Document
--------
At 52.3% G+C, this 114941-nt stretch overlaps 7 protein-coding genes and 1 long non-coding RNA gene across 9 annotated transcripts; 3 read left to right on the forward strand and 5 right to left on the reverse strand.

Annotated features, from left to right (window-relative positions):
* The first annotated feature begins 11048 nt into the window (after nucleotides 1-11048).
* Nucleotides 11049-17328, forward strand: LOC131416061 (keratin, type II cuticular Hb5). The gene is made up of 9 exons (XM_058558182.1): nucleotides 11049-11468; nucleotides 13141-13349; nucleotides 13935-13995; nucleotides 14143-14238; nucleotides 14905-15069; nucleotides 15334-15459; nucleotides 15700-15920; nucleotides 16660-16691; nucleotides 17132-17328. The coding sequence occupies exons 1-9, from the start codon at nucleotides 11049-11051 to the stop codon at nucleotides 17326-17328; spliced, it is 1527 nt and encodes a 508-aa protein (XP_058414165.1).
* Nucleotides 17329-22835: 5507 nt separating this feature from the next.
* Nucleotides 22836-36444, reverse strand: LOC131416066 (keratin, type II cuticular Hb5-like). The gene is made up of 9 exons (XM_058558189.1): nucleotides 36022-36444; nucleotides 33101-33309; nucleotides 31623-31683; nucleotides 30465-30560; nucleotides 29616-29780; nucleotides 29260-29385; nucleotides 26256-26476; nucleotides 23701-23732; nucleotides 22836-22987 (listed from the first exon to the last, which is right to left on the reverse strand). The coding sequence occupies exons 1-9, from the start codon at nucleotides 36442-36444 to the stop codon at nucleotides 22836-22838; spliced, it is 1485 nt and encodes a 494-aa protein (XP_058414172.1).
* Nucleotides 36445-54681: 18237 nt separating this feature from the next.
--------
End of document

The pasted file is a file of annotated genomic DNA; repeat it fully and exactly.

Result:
At 52.3% G+C, this 114941-nt stretch overlaps 7 protein-coding genes and 1 long non-coding RNA gene across 9 annotated transcripts; 3 read left to right on the forward strand and 5 right to left on the reverse strand.

Annotated features, from left to right (window-relative positions):
* The first annotated feature begins 11048 nt into the window (after nucleotides 1-11048).
* Nucleotides 11049-17328, forward strand: LOC131416061 (keratin, type II cuticular Hb5). The gene is made up of 9 exons (XM_058558182.1): nucleotides 11049-11468; nucleotides 13141-13349; nucleotides 13935-13995; nucleotides 14143-14238; nucleotides 14905-15069; nucleotides 15334-15459; nucleotides 15700-15920; nucleotides 16660-16691; nucleotides 17132-17328. The coding sequence occupies exons 1-9, from the start codon at nucleotides 11049-11051 to the stop codon at nucleotides 17326-17328; spliced, it is 1527 nt and encodes a 508-aa protein (XP_058414165.1).
* Nucleotides 17329-22835: 5507 nt separating this feature from the next.
* Nucleotides 22836-36444, reverse strand: LOC131416066 (keratin, type II cuticular Hb5-like). The gene is made up of 9 exons (XM_058558189.1): nucleotides 36022-36444; nucleotides 33101-33309; nucleotides 31623-31683; nucleotides 30465-30560; nucleotides 29616-29780; nucleotides 29260-29385; nucleotides 26256-26476; nucleotides 23701-23732; nucleotides 22836-22987 (listed from the first exon to the last, which is right to left on the reverse strand). The coding sequence occupies exons 1-9, from the start codon at nucleotides 36442-36444 to the stop codon at nucleotides 22836-22838; spliced, it is 1485 nt and encodes a 494-aa protein (XP_058414172.1).
* Nucleotides 36445-54681: 18237 nt separating this feature from the next.